I know why most retail investors fail to beat the market

Discussion in 'Trading' started by garfangle, Jun 6, 2010.

  1. The reason why most retail investors (RI) fail to beat the market (i.e., the major indexes) is because they actually listen to the advice of financial advisors and market commentators and follow what they say to their investment peril.

    The most basic advice given to retail investors is they should find companies that have strong brands and a long history of excellent performance and invest alongside them to capture their positive future returns. What this means in practice is that the RI buys at a relatively loft price (p/e wise).

    The advisor then says to hold onto the stock unless there is a fundamental change that adversely affects the future outlook of the firm, like increased competition or a negative change in customer buying habits. At that point, one should consider disposing that stock and find a better investment.

    However, by the time a retail investor finds out that the firm is no longer a wise investment the stock price would likely have fallen hard already. The RI is now faced with the prospect of selling at a low price because he is among the last to know that the firm is now in trouble.

    Therefore, the retail investor buys high and sells low, instead of buying low and selling high. He buys when a firm's prospects look good and sells when it looks bad just as he is told to do so by his financial advisor and in the end underperforms the market.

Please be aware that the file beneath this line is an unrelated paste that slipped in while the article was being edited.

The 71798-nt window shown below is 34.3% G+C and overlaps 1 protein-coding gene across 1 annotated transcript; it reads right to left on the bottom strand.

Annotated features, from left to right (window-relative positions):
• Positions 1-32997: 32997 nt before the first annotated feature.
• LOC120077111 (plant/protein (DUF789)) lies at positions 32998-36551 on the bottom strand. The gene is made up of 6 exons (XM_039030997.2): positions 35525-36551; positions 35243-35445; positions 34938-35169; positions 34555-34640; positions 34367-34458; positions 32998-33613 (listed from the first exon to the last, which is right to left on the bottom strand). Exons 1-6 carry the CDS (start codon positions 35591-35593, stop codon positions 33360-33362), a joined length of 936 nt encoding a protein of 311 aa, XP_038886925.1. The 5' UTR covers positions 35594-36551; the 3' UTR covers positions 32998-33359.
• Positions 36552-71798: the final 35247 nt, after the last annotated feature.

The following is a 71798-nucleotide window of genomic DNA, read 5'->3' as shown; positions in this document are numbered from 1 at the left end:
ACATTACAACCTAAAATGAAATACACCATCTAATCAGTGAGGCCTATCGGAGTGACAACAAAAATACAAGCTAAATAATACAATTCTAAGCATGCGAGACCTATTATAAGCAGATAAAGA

2. spindr0


    As an investor, one of the hardest things to do is to buy good companies when you feel the worst about them. An extreme example would be DJIA under 7,000 a year+ ago.

    I'm glad that I'm no longer an investor :D
  3. NoDoji


    Do you ever see an all-time high or low for a stock and wonder who bought or sold at that price?

    Back in early March 2009 I called my friend who wanted to start swing trading in his retirement account and thought prices looked pretty darn good at that point and told him DRYS looked ripe for another ride (I'd traded it in our IRAs from Nov 08 through the trend breakdown in late Jan 2009 for a 4-bagger). He called me back that evening and said he picked up some DRYS for 2.73. I think he bought the all-time low :cool:
  4. Most fail because they are undercapitalized and cannot survive heavy deep volatility such as the flash crash and are easily prone to the power of suggestion from the TV pundits and are psychologically not capable of handling choppy markets. So they end up selling low/buying high etc..

    Most never do any research except listen to what the TV and neighbors say.
  5. "All time H/L" prints tend to beget more of the same. There are many equity funds that focus on stat-arb momentum strategies which buy the ATHs and short the ATLs on correlation.

    If I may ask... how do you get a 4-bagger out of shorting the stock?
  6. NoDoji


    I went long on 11/21/08 @ 3.48, not short. I held the position until the 1/22/09 gap broke the trend line, where I sold @ 12.80. OK, so I exaggerated, it was a 3.7-bagger :p

    It went into the 17.00's before the trend broke down, but I was trying to let the trend be my friend since it was a "long term" investment.
  7. Ahh, understood. I only saw the Jan reference and assume you had shorted it there.